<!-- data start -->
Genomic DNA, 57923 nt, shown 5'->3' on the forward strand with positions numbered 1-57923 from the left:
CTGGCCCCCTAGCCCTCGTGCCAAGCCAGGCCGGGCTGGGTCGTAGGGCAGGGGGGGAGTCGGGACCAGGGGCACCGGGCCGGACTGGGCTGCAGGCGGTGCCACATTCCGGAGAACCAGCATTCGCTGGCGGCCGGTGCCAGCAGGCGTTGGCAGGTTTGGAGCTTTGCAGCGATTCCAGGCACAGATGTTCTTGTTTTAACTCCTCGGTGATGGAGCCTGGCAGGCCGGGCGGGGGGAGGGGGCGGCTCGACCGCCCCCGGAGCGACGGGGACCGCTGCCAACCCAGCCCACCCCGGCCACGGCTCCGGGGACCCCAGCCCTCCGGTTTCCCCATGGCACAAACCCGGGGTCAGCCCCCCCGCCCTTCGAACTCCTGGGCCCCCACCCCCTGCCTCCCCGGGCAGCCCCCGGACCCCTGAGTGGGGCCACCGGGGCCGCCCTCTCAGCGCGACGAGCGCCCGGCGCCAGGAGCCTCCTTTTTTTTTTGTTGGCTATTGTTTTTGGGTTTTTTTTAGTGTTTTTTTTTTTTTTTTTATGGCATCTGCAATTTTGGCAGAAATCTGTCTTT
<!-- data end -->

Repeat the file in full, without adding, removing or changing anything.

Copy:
Genomic DNA, 57923 nt, shown 5'->3' on the forward strand with positions numbered 1-57923 from the left:
CTGGCCCCCTAGCCCTCGTGCCAAGCCAGGCCGGGCTGGGTCGTAGGGCAGGGGGGGAGTCGGGACCAGGGGCACCGGGCCGGACTGGGCTGCAGGCGGTGCCACATTCCGGAGAACCAGCATTCGCTGGCGGCCGGTGCCAGCAGGCGTTGGCAGGTTTGGAGCTTTGCAGCGATTCCAGGCACAGATGTTCTTGTTTTAACTCCTCGGTGATGGAGCCTGGCAGGCCGGGCGGGGGGAGGGGGCGGCTCGACCGCCCCCGGAGCGACGGGGACCGCTGCCAACCCAGCCCACCCCGGCCACGGCTCCGGGGACCCCAGCCCTCCGGTTTCCCCATGGCACAAACCCGGGGTCAGCCCCCCCGCCCTTCGAACTCCTGGGCCCCCACCCCCTGCCTCCCCGGGCAGCCCCCGGACCCCTGAGTGGGGCCACCGGGGCCGCCCTCTCAGCGCGACGAGCGCCCGGCGCCAGGAGCCTCCTTTTTTTTTTGTTGGCTATTGTTTTTGGGTTTTTTTTAGTGTTTTTTTTTTTTTTTTTATGGCATCTGCAATTTTGGCAGAAATCTGTCTTT